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A Touch Of Decadence in Cusco

by Globetrooper Todd | 6 Responses
Decadence in Cusco

When Lauren and I climbed Mt Kilimanjaro in 2008, we forgot to book a hotel for the following night in Cairo. So with a thick beard (me, not Lauren), dirty clothes and trekking gear, we stumbled into Egypt at 2:00am without a place to sleep. We decided to accept the first hotel/motel/hostel that would take us, which happened to be the Sheraton, and wow, it perfectly capped off a great trek.

Now in Peru, after a tough trek to more than 4,500m elevation, we again had the opportunity to stay somewhere decadent. And as much as we love grass-roots travel, all it takes is a couple of nights in relative luxury to recharge the batteries for another few months on the road. In case you haven’t tried this before, let us give you a hint at what you’re really missing. Welcome to the Aranwa Boutique Hotel in Cusco…

Aranwa Hotel Cusco

The immaculate courtyard inside the Aranwa Boutique Hotel, Cusco

What’s a Pillow Menu?

Yes, that’s right, a pillow menu. Would you like it extra fluffy, not-too-fluffy, non-allergenic, genuine duck down, ergonomic, neck-friendly… the list goes on. In retrospect, I should have opted for a non-standard issue pillow, just for the experience, but after sleeping in a tent for the last few days, I was a little awestruck.

Why is the Floor Hot?

It’s hot because it’s heated, of course. I love floor heating; I’m not sure what it is, but it just warms your entire body almost immediately. Of course in a tent there’s no heating at all. And even in subsequent hotels there wasn’t any heating. So you can imagine how a heated marble-tiled floor can help recharge the batteries.

Aranwa Spa Bathroom

Our private spa bathroom with heated tiles and an array of rich toiletries

What would you like for breakfast, Sir?

Before I could say a bowl of cereal would be fine, the exquisitely presented waiter asked if I’d like to start with fruit salad and a fresh fruit juice. Naturally, I said, ‘Sure’. Then he asked whether I’d like to follow that with a coffee, sour dour bread, an  jamon y queso omelet, and a few slices of French toast. ‘Umm… sure, why not.’ Without a doubt, it was the best breakfast I’ve ever had.

Is it morning yet? Wow, I feel refreshed.

The way to tell a great hotel from an average one is how dark you can make the room when you want to sleep. Sometimes you have jetlag from a 14 hour flight, sometimes you stay out too late. Either way, pure luxury is the ability to sleep as long as you want.

Now I’ve found the secret. In the Aranwa, the windows are all bay windows; they’re inset by almost a metre. That means that when you close the curtains, the light doesn’t peep through the gaps because it’s blocked by the ‘tunnel’. It’s pure genius and means after a late night of Pisco cocktails and Alpaca appetisers, you can sleep until you’re back in peak condition.

Aranwa King Bedroom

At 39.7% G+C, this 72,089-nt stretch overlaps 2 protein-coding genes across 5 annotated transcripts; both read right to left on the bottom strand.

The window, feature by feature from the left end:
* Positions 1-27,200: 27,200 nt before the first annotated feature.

The humungous king bed was double the size of our tent!

The Total Experience

A true 5-star hotel is about the total experience, not just the food or the service or the quality of the rooms. When you walk through that door, all of your worries should disappear, at least until you leave.

I imagine if you live your life in 5-star hotels, the experience wouldn’t quite be the same. But after a tough high-altitude trek and after sleeping on thin mats in a tent, the contrast has an amazing effect.

Aranwa sitting room

One of the many sitting rooms throughout the hotel

The Aranwa Hotels Resorts and Spas are an example of pure decadence. To put it in context, just after leaving, Lauren and I were ready to discuss climbing Cerro Aconcagua (almost 7,000m above sea level). That’s how much it recharged us, enough to forget the struggles of tent life to contemplate one of the toughest expeditions of our life.

If you have the chance to trek any of the Inca Trails or even just visit Machu Picchu, we very highly recommend staying at one of the Aranwa hotels. There are four in total located in Cusco, Sacred Valley, Vichayito and Paracas, and they are well known for spa treatments and massages (exactly what you need after a muscle-straining trek). But don’t blame us if you find yourself atop a huge mountain soon after.

Posted in Peru | October 28th, 2010

6 Responses to A Touch Of Decadence in Cusco

  1. Sounds and looks amazing. I’ve been known to enjoy the occasional accommodation splurge :)

    • Hey Keith, we’ll be passing through Salta in a week or so. So we’ll be sure to get in touch once we’re certain on dates. Hope it’s all going well (with the splurging).

      • Hopefully we’ll cross paths. I should be there starting on November 14th.

  2. I am heading to Peru in 3 weeks and I plan to hike the Inca Trail and stay for quite some time in Cusco. I’ll be in Peru for about 6 months. Out of curiosity, how much did this hotel cost for the night? Thanks!

    • Hi Darren, great to hear you spending some time in Cusco; we’ve been here for about 6 weeks now, but leaving tomorrow. We found it cheapest to rent a room on a monthly basis, but there are also some hostels that offer very competitive rates on a night-by-night. Check out the Jacaranda Inn. We’re currently in a double room on the top floor with a balcony and large kitchen area (without appliances, only a sink) for only $14 per night for two people. At least for us, the Aranwa we talked about above would be way too much for a long-term stay. With these 4/5 star places, the cost really depends on how and when you book. I believe the standard rate is $300+ per night.

  3. Good info, nice story.

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